In conjunction with the towing vessel industry in the northeastern United States, institute a pilot project to evaluate the benefits of using an organized tug-assistance system to complement the proposed barge retrieval system or, if appropriate, develop and implement an alternative system to ensure barge retrieval if a tug becomes incapable of performing that function. (M-98-107)

In conjunction with the towing vessel industry, develop modern remote anchor release devices for barges in emergencies that do not expose crewmen to unnecessary risk, and require their utilization. (M-98-108)

Require self-contained breathing apparatus and firesuits aboard all towing vessels, as well as training in their use. (M-98-109)

Require approved fixed firefighting systems in the enginerooms of existing towing vessels. (M-98-110)

Require that fire pumps on towing vessels also be operable from outside the engineroom. (M-98-111)

Require that towing vessels have muster lists, drills on the use of selfcontained breathing apparatus and fireman's outfits, and safety orientations to familiarize crewmembers with their vessel before sailing. (M-98-112)

Require vessel owners to keep detailed, signed logs of all on-board drills to assist the Coast Guard in its spot checks. (M-98-113)

Require Coast Guard station search and rescue personnel to conduct a mandatory pre-deployment briefing for all search and rescue missions to ensure that the on-scene weather and sea conditions are assessed accurately so that the proper rescue boat is selected. (M-98-114)

Establish and implement procedures to require a pre-designated swimmer to don suitable thermal protective clothing before launching in a small boat on a search and rescue mission in cold water. (M-98-115)

Develop and implement risk assessment guidelines for the deployment of surface search and rescue units similar to the guidelines published in Coast Guard Commandant's Instruction 3710. (M-98-116)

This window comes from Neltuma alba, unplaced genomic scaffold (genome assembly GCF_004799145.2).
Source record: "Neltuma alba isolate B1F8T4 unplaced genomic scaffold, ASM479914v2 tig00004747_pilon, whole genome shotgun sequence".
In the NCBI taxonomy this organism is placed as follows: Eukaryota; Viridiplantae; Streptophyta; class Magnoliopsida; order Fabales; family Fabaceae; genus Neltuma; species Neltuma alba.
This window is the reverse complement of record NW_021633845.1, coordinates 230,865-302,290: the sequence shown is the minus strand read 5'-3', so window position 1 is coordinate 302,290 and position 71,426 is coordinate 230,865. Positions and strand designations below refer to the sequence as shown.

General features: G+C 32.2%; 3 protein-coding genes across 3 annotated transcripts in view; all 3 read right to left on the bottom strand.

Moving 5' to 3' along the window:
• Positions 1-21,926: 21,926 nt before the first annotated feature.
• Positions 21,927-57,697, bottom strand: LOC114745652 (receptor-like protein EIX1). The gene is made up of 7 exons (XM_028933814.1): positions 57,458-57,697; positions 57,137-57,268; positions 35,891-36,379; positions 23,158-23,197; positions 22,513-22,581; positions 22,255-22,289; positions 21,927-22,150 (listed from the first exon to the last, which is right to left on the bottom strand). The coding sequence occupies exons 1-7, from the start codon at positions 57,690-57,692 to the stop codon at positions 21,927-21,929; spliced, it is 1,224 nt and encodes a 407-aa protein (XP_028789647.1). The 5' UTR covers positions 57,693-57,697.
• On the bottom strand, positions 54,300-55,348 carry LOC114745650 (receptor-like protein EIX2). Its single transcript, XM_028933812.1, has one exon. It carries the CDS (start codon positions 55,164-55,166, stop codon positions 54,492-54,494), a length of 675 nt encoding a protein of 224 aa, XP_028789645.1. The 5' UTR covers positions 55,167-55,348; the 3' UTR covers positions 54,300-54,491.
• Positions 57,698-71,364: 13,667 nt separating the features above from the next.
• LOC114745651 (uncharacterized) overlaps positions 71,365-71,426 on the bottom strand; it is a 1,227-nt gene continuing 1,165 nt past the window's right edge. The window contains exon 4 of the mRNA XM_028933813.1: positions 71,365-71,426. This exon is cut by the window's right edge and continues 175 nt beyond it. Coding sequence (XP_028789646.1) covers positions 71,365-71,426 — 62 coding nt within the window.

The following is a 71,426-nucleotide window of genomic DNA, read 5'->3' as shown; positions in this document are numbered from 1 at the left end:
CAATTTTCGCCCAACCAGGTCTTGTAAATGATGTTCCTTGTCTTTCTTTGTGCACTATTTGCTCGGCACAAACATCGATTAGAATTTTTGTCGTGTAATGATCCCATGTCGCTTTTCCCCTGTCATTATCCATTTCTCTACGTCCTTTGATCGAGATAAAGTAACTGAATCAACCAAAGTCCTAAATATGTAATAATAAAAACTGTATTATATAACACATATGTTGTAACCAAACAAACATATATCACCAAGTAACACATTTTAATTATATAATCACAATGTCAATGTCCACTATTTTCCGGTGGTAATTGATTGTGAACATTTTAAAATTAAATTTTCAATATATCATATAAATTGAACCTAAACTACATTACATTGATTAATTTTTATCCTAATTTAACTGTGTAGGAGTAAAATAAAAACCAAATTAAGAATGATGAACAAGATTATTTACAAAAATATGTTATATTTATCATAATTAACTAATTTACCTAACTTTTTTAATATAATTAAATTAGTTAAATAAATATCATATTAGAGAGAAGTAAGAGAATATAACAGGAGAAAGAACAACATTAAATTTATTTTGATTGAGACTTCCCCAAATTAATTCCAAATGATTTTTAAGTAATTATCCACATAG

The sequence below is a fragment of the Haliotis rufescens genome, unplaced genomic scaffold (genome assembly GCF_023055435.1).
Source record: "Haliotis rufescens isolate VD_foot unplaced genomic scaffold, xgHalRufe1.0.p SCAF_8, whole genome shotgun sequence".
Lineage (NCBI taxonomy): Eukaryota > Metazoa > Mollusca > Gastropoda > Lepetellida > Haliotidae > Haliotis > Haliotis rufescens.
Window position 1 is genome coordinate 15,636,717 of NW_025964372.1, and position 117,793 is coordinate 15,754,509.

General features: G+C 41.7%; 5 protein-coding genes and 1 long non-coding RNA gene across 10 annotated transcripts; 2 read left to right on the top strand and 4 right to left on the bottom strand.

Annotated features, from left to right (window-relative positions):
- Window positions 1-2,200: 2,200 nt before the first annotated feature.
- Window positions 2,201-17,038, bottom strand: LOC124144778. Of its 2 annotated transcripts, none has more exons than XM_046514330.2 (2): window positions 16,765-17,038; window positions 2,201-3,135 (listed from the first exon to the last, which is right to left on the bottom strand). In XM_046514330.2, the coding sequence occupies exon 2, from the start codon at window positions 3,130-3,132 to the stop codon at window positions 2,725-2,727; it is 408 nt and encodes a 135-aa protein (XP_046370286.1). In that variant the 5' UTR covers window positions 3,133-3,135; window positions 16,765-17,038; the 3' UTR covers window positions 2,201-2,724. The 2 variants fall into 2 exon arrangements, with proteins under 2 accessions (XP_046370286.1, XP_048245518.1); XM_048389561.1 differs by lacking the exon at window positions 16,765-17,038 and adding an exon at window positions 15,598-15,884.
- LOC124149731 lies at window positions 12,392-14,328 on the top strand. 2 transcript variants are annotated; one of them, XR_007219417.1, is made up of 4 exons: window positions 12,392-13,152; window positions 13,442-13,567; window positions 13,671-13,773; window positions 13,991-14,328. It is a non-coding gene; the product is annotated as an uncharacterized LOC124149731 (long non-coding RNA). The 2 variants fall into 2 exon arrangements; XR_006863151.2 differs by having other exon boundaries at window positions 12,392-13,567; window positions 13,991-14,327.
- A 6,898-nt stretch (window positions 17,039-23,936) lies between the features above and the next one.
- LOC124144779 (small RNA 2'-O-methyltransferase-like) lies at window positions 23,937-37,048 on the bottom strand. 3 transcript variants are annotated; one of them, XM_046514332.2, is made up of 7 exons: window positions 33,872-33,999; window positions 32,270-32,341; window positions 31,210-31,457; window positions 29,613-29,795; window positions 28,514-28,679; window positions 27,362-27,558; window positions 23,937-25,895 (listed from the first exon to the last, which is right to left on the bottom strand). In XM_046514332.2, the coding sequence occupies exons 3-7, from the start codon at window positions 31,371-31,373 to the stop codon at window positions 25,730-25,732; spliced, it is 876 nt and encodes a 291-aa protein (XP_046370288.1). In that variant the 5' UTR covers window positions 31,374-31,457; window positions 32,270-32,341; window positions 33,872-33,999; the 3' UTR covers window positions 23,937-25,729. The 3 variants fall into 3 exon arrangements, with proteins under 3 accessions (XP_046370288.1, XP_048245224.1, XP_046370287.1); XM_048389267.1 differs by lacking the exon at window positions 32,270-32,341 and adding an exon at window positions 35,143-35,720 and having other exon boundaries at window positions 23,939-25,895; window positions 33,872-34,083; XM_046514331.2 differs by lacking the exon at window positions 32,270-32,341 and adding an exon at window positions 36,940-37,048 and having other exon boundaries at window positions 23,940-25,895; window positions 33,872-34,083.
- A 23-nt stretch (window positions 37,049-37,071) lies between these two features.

To Eklof Marine Corporation:

Develop and implement an effective management oversight program that provides maintenance managers with enough information to track maintenance trends and to make informed maintenance decisions that will ensure the safety of the company's fleet and crews. (M-98-117)

Develop and implement procedures whereby designated management officials communicate with ship captains at sea in times of potential or actual emergencies and during safety-critical periods of a voyage. (M-98-118)

Develop and implement voyage planning procedures and checklists for your towing vessels to ensure that adequate risk reduction measures are taken before starting a voyage, including an assessment of weather risks, of the adequacy of the vessel's equipment, and of operational precautions. (M-98-119)

To American Waterways Operators, Inc.:

Develop an effective safety management code for your member companies to implement to ensure adequate management oversight of the maintenance and operation of vessels involved in oil transportation by barges. (M-98-120)

Encourage your member towing vessel companies to develop and implement voyage planning standards and checklists to ensure that adequate risk reduction measures are taken before starting a voyage, including an assessment of weather risks, of the adequacy of the vessel's equipment, and of the operational precautions. (M-99-121)

In cooperation with the Coast Guard, develop a means of releasing anchors on unmanned towed barges by remote control from the towing vessel. (M-98-122)